LOS ANGELES -- When the Hollywood Bowl begins its 1991 season, in early July, it will be home to not one but two full-fledged symphony orchestras.
The formation of a second orchestra, to supplement the activities of the entrenched Los Angeles Philharmonic, was announced by Philharmonic executive director Ernest Fleischmann at a press conference last week on the Bowl stage.
To be known as the Hollywood Bowl Orchestra, and with the renowned American conductor John Mauceri (pronounced "mow-CHAY-ree") in charge, the new ensemble will be recruited from the ranks of local free-lance musicians, of whom Los Angeles is liberally supplied. Already, at least three orchestras in the area -- the Pasadena, Glendale and Long Beach symphonies -- draw upon this talent pool.
The Hollywood Bowl Orchestra will play five pairs of weekend concerts in its first season. These programs, which usually have been performed by the Los Angeles Philharmonic, are made up of lighter fare than the Tuesday and Thursday symphonic concerts and attract capacity audiences to the 17,900-seat outdoor gathering place.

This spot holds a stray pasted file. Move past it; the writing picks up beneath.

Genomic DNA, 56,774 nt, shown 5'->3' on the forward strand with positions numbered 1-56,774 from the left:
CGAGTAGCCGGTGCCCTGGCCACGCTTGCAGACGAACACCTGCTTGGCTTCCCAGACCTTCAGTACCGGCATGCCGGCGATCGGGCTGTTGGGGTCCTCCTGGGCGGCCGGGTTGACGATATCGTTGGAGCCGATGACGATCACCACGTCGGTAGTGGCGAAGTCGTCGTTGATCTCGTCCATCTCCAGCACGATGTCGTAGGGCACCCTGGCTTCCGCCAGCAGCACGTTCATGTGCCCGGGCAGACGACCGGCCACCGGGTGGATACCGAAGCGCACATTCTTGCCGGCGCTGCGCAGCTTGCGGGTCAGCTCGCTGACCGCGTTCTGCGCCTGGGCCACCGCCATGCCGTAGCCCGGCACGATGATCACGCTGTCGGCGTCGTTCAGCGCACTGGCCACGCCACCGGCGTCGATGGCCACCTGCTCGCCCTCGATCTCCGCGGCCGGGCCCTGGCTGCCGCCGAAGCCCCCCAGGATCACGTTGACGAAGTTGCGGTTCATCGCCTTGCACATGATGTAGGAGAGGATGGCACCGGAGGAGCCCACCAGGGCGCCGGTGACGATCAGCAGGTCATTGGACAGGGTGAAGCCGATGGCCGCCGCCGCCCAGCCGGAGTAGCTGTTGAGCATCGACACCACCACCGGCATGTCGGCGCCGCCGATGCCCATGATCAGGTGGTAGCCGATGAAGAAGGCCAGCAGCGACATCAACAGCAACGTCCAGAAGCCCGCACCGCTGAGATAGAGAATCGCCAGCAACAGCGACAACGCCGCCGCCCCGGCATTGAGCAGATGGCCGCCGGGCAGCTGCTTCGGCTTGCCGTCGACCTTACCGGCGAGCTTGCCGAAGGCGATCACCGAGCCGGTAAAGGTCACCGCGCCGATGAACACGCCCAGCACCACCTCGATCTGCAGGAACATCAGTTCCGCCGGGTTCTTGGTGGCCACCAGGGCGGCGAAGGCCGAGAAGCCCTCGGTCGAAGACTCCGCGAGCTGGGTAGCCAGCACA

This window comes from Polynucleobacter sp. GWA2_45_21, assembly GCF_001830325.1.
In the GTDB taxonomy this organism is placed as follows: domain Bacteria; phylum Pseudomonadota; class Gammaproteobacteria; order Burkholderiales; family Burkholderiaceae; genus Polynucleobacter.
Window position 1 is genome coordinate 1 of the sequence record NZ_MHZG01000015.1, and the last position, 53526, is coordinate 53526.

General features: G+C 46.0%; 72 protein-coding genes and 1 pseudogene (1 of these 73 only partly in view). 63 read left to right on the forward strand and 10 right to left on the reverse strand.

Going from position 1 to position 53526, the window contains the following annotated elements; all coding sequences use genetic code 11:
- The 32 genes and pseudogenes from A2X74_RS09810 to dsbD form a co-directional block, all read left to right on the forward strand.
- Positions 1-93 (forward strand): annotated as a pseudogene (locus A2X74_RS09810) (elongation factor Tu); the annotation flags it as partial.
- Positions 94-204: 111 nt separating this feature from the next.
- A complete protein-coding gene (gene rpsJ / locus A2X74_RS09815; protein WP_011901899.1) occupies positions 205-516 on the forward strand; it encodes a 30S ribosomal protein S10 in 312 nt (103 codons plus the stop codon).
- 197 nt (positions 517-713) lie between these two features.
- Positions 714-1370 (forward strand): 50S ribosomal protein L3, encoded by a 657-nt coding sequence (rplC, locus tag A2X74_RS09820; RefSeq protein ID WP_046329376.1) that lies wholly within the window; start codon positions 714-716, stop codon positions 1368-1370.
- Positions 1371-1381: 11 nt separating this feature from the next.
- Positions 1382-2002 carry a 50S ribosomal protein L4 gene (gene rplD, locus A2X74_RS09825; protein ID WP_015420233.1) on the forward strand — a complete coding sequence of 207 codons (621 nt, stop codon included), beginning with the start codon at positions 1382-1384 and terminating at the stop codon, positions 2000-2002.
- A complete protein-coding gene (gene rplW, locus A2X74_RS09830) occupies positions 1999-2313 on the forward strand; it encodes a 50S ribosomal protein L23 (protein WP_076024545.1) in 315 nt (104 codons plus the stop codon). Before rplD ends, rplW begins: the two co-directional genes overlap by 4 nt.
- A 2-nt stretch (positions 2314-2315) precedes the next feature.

The new orchestra, which will be formed in the next few weeks, will start life under favorable auspices -- "most unusual," Mr. Fleischmann noted, "at a time when many symphony orchestras in this country are dying from lack of support."
Even before its formation, the orchestra already has a recording contract with Philips, which calls for 15 compact discs in the next five years, with recording sessions scheduled to start in February. The orchestra also has booked its first international tour, scheduled to start in Osaka, Japan, on Dec. 31, 1991.
"The idea is not to relieve the Philharmonic of its duties, but to allow that orchestra more time to rehearse," Mr. Fleischmann said.
The appointment of Mr. Mauceri gives the Bowl its first resident conductor since Leopold Stokowski held that post in 1945. Currently music director of the Scottish Opera (the former headquarters, as well, of Music Center Opera general director Peter Hemmings), Mr. Mauceri made his major orchestral debut in 1974, replacing Josef Krips with the Los Angeles Philharmonic.